Everyone – even, at times, Gov. Mitt Romney – speaks glowingly of our middle class and how important it is to our system of government because it enables even the financially humble to aspire to a higher quality of life for them and their families.
The American middle class – once the most shining proof that this was indeed the land of opportunity -- was kicked for a loop by the criminal behavior of big banks and mortgage firms in a massive swindle which is apparently too big to fail.
The collapse of the housing market is especially bad for people whose only way to move up into the middle class was to buy a house, then save for the long term as the value of their home goes up.
Now the fickle, feckless bureaucracy known as Congress is on the verge of enacting a measure that would spell the end of the American dream, blaming such an action on the imperiling fiscal cliff.
Most real estate practitioner as well as realtors are infuriated that one measure under consideration in Washington might require the elimination of the tax deduction homebuyers receive as they annually deduct each year the interest of a long-term mortgage.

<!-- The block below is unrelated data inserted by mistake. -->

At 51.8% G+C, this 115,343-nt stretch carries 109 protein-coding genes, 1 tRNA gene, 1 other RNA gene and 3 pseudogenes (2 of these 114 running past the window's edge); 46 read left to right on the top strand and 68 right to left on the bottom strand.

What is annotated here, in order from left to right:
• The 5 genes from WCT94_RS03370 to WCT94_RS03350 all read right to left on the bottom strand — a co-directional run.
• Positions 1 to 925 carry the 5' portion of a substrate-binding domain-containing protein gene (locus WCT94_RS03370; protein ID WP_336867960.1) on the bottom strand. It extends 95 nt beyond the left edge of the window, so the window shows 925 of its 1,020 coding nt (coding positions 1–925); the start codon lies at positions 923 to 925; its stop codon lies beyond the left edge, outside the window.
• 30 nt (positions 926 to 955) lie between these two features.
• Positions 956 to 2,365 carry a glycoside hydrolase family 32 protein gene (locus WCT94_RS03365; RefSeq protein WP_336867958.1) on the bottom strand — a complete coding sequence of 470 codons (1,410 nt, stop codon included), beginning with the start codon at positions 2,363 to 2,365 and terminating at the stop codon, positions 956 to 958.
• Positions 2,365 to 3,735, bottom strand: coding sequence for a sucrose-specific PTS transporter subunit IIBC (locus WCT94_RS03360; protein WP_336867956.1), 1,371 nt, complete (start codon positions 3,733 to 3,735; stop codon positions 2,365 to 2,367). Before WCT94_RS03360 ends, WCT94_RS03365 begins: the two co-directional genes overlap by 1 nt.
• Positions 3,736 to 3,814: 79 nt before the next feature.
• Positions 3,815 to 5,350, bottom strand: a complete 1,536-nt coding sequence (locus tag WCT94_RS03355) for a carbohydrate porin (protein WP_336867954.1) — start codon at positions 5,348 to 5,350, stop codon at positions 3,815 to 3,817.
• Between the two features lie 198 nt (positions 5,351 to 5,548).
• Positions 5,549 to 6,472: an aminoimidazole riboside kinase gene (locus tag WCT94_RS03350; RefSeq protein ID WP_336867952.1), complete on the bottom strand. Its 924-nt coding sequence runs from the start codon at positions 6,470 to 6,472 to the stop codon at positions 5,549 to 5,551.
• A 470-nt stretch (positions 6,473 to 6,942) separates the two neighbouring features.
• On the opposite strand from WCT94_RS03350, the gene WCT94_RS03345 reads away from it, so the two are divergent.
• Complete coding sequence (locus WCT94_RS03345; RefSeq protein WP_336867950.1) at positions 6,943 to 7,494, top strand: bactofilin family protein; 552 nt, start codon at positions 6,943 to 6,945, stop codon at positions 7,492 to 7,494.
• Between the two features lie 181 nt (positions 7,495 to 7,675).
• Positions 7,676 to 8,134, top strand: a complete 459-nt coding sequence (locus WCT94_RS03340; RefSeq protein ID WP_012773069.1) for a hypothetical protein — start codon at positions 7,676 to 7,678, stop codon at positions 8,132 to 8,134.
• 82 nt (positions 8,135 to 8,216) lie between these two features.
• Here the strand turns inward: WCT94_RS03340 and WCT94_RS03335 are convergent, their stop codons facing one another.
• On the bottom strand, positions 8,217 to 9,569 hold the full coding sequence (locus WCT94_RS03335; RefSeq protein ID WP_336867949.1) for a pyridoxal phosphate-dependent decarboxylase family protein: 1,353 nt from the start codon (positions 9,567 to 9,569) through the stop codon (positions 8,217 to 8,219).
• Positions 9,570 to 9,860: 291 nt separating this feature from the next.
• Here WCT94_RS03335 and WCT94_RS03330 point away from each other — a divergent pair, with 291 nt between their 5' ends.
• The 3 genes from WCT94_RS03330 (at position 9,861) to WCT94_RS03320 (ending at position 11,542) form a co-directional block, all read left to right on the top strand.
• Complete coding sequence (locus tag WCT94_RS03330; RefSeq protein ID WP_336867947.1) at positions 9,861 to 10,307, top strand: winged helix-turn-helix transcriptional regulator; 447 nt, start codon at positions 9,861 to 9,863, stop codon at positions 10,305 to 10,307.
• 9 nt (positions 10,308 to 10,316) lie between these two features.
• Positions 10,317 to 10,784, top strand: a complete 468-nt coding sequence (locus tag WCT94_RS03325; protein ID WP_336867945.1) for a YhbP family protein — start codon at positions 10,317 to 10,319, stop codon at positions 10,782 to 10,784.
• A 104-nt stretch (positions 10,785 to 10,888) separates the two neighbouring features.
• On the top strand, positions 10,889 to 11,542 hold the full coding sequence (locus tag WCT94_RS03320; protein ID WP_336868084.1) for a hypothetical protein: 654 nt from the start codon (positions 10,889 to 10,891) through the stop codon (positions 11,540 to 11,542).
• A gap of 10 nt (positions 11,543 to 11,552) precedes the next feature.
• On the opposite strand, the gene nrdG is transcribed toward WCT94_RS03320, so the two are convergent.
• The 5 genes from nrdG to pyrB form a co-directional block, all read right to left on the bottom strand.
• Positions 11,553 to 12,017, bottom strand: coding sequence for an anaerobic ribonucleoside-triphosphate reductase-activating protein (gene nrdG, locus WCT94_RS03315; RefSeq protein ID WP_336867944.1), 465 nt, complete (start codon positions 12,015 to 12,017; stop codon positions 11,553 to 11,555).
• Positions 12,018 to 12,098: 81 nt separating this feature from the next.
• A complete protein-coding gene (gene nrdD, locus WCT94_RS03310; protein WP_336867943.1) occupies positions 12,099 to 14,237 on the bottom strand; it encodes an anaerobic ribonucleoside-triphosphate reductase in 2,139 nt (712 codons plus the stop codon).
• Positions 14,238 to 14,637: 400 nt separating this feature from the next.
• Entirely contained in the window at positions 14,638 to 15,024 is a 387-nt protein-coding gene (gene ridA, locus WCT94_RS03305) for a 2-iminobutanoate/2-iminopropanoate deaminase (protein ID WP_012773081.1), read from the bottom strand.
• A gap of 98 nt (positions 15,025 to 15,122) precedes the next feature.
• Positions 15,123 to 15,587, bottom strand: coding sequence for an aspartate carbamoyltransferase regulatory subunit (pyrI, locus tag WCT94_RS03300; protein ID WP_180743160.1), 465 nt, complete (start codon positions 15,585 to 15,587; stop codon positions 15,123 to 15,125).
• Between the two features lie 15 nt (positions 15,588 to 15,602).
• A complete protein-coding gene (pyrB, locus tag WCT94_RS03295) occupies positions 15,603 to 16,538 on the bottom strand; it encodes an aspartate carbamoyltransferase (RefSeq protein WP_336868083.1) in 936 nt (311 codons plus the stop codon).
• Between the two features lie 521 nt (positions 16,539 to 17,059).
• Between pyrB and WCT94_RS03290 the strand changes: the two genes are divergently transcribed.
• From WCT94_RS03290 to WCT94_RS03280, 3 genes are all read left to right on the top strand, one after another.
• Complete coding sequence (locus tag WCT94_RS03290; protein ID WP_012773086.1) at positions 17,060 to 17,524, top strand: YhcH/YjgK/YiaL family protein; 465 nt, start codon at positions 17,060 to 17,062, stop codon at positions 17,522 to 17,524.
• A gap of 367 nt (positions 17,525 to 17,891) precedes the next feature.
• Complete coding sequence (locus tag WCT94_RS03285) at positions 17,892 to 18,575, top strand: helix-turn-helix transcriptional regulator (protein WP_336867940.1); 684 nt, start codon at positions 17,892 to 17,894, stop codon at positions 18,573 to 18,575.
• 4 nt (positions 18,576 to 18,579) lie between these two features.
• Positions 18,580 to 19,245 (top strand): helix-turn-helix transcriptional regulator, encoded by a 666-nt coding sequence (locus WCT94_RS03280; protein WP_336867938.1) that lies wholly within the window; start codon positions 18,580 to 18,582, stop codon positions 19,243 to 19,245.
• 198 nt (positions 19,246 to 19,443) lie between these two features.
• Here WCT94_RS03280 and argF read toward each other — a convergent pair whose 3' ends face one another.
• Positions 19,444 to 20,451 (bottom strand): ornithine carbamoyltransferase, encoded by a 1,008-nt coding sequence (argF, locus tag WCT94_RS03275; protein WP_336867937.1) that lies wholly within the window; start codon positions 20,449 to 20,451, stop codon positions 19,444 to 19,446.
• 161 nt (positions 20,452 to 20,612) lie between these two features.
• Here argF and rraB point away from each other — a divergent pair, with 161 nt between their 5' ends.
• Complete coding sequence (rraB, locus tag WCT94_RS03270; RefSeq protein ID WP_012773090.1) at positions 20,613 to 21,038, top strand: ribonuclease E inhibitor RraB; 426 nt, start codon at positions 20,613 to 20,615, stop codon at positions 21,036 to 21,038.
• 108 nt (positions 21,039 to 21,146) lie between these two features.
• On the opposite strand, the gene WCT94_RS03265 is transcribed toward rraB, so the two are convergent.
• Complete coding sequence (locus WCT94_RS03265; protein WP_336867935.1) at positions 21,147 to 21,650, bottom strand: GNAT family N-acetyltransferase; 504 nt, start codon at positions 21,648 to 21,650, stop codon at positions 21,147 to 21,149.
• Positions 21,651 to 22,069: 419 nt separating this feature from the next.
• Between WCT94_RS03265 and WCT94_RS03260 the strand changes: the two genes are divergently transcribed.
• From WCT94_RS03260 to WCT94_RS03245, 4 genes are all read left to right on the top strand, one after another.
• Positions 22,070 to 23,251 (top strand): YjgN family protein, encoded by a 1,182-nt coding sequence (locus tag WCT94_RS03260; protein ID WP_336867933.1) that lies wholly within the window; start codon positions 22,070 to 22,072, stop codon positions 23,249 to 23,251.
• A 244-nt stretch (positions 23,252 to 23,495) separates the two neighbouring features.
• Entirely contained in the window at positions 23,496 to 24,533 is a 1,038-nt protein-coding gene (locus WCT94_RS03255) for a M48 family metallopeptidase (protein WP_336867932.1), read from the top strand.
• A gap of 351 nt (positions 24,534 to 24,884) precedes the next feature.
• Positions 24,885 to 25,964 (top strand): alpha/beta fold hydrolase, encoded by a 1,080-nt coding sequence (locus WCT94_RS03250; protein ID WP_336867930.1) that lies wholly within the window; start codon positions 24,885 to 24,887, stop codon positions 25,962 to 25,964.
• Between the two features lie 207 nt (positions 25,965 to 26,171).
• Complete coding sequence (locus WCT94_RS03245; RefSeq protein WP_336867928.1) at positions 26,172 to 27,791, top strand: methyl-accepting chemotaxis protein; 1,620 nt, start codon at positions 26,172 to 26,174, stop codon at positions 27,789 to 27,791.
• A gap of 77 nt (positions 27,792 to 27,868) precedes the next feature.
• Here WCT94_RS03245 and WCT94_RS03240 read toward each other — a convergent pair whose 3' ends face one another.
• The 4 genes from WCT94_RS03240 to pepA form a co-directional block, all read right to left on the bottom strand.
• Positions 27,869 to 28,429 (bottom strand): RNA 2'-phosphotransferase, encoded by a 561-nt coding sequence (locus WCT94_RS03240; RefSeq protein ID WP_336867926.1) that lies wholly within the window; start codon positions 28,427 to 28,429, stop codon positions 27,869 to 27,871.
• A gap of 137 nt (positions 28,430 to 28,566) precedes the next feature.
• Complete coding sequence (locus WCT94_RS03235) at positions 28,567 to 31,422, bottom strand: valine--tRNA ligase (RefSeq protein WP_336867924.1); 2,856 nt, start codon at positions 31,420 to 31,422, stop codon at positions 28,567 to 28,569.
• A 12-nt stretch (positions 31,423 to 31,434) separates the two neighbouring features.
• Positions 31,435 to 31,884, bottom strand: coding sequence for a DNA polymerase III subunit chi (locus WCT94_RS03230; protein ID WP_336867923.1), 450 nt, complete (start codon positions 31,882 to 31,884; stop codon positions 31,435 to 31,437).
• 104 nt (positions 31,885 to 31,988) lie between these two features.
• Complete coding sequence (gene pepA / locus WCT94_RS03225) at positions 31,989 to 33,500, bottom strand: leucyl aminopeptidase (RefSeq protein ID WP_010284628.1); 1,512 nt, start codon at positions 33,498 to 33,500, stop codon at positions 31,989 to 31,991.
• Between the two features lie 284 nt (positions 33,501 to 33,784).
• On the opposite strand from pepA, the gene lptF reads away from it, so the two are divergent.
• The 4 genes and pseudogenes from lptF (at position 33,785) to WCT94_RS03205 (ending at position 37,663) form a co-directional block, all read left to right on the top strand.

"Just do the math,” one barrister, a Republican, told us. "Someone, say a bus driver with a steady income, who bought a house 20 years ago was ultimately able to deduct tens of thousands dollars on mortgage interest. The house they bought for $60,000 is now probably worth six or seven hundred thousand dollars!" he stated.
This was and is just about the only way for people earning $40,000 or $50,000 a year in a steady, secure job to create their own pathway to comparative affluence.
Charles Otey's column appears each Monday in the print edition of the Brooklyn Daily Eagle